IT USED TO be the case that the value of leadership was intangible, even if palpable. We once judged a leader by their morality, their attention to the plight of those they serve and their legacy.
Nowadays, some would have us believe the value of the work of an MP can be boiled down to how many cars they are allowed tax-free.
But not in all quarters.
The Prime Minister’s capitulation to the calls – from this newspaper, from the Opposition Leader, from the population – for a cap on tax breaks for MPs was a demonstration of what leadership should be about.
Dr Rowley was not afraid to swallow his words and change course.
The Prime Minister not only listened, he adopted a careful approach: his policy announcement of a $350,000 cap on car tax breaks will not extend to judges, thereby treating the judiciary with an appropriate degree of circumspection.
If Dr Rowley changed his mind to his credit, opposition MP Dr Roodal Moonilal changed his to his detriment.
“I will give up my concessions,” Dr Moonilal said last week, “if Government demonstrates their commitment to tightening their belts.”
But after the PM’s announcement, the Oropouche East MP sang a different tune.
Dr Moonilal dismissed the cap as “mamaguy” and defended his own use of tax exemptions, at the same time saying: “Parliament is only my part-time occupation.”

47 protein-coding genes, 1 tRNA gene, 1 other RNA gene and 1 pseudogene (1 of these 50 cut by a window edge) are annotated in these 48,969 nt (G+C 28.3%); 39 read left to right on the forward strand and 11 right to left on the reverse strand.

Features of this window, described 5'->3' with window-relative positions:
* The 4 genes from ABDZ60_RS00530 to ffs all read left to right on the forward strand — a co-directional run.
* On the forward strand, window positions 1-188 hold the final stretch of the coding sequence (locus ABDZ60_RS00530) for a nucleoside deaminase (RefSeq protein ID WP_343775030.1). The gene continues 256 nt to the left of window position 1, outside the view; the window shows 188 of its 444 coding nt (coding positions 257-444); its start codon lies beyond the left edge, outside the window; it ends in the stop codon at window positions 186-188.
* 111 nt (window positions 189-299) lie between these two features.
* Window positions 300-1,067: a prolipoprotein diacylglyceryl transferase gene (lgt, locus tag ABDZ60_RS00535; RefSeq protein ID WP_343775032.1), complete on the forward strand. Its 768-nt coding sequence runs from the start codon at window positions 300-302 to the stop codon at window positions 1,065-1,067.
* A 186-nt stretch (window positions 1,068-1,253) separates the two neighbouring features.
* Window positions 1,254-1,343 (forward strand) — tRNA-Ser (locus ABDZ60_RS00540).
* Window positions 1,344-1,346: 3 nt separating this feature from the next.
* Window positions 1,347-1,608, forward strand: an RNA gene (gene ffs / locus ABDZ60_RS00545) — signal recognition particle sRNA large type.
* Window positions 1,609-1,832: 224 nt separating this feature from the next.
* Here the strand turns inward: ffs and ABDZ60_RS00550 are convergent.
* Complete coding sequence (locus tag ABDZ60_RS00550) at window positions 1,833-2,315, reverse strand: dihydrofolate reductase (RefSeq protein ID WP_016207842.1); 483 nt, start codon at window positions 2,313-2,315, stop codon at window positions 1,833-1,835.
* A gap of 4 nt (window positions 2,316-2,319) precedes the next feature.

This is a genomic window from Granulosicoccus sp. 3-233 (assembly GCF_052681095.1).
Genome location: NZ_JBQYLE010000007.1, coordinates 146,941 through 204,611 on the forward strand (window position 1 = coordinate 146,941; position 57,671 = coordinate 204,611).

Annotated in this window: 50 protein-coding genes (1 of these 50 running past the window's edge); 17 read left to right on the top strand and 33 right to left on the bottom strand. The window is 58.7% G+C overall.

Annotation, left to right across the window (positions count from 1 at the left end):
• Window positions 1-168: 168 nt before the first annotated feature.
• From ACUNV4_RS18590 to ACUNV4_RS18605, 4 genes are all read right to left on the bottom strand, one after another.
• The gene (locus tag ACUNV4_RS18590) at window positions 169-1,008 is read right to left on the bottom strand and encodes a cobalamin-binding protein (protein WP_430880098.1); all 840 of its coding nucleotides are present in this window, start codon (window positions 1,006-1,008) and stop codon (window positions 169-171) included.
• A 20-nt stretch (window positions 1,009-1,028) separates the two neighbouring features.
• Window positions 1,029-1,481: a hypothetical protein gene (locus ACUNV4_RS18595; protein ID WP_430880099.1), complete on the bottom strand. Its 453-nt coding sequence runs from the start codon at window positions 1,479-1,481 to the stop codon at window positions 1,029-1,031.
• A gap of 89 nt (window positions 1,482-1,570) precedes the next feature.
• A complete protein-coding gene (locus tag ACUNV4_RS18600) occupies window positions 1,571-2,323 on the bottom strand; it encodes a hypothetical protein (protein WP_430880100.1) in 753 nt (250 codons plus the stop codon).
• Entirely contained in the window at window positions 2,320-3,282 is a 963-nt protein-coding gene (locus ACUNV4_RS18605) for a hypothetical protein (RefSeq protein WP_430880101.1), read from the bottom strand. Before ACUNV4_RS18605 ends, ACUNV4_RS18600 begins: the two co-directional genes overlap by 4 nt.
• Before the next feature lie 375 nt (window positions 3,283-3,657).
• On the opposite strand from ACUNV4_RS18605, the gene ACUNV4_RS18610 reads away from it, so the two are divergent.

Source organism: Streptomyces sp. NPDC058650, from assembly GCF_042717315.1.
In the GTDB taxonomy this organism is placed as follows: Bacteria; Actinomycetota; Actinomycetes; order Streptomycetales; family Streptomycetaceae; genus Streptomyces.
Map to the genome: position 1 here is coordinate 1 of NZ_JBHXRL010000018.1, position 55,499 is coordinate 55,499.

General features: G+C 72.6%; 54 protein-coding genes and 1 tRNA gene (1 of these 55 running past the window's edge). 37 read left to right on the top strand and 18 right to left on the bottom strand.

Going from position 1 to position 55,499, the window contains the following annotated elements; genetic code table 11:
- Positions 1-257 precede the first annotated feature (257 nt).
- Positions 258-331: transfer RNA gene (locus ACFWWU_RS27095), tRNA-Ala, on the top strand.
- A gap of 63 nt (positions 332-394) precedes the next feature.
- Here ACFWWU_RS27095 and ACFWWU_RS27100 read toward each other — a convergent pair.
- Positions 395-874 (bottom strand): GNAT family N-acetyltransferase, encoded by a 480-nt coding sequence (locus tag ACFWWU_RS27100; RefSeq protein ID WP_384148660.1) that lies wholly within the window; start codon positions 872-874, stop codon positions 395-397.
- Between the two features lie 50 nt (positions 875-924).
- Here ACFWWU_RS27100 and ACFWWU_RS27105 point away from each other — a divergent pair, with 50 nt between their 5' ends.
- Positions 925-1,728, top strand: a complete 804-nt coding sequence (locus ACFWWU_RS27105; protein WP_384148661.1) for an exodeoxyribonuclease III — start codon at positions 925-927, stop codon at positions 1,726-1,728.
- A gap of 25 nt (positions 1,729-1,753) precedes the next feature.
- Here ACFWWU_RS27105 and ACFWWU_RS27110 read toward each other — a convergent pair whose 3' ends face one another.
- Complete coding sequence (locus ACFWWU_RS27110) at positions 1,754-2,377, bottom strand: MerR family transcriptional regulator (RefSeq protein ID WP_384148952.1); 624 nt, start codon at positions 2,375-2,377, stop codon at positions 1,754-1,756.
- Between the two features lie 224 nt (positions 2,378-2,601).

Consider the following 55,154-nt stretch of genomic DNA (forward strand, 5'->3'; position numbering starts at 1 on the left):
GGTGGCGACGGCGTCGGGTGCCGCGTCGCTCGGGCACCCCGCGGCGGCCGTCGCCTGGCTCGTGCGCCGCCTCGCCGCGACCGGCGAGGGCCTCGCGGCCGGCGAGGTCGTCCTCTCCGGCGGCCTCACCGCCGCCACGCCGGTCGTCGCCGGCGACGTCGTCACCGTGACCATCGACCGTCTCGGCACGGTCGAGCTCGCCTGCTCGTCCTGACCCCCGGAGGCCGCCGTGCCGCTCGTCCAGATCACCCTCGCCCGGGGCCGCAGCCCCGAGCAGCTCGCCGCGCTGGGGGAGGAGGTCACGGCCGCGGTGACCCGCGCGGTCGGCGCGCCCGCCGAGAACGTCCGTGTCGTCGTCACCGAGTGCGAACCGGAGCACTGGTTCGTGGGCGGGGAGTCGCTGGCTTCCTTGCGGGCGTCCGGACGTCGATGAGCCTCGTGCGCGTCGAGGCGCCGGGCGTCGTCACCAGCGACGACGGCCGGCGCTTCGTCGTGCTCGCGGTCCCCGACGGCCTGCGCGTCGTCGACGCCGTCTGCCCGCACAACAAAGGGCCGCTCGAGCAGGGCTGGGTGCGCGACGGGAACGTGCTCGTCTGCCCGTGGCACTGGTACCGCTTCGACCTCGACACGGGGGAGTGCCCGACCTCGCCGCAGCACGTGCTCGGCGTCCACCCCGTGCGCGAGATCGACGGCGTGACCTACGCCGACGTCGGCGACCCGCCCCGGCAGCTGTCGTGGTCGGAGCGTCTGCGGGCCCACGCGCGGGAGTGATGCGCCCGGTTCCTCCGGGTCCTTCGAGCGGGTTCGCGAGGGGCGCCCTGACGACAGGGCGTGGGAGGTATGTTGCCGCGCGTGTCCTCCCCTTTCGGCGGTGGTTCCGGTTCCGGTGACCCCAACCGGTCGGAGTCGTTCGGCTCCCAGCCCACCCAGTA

In other words, MPs deserve their tax breaks come hell or high water.
It was a far cry from what Dr Moonilal said back on February 21, 2014, when he was the one in the driving seat.
“While we would be eager to see a reflection of our work in our terms and conditions of employment,” the then Government Whip said, “we were mindful of the general economic position of the country.”
Not only does Dr Moonilal’s position differ from that of his own earlier incarnation, it diverges markedly from the spirit of collaboration put forward only days ago by his leader, Mrs Persad-Bissessar.
Worse, to compare MPs with full-time executives in the private sector ignores the very “part-time” nature of the role noted by Dr Moonilal. It further ignores the fact that MPs have constituency offices and staff paid for by the treasury, as well as other concessions and allowances.
And to say, as Dr Moonilal and others have, that this is for the Salaries Review Commission (SRC) alone is to ignore the voluntary nature of this measure: MPs choose when, whether and how to take it up.
It also ignores the fact that it is for the government of the day to choose whether to accept SRC recommendations.
As Dr Moonilal said himself, on the night of February 21, 2014, tabling a motion modifying SRC recommendations: “The Cabinet reserves the right, yes or no, to accept such recommendations.”
How times have changed.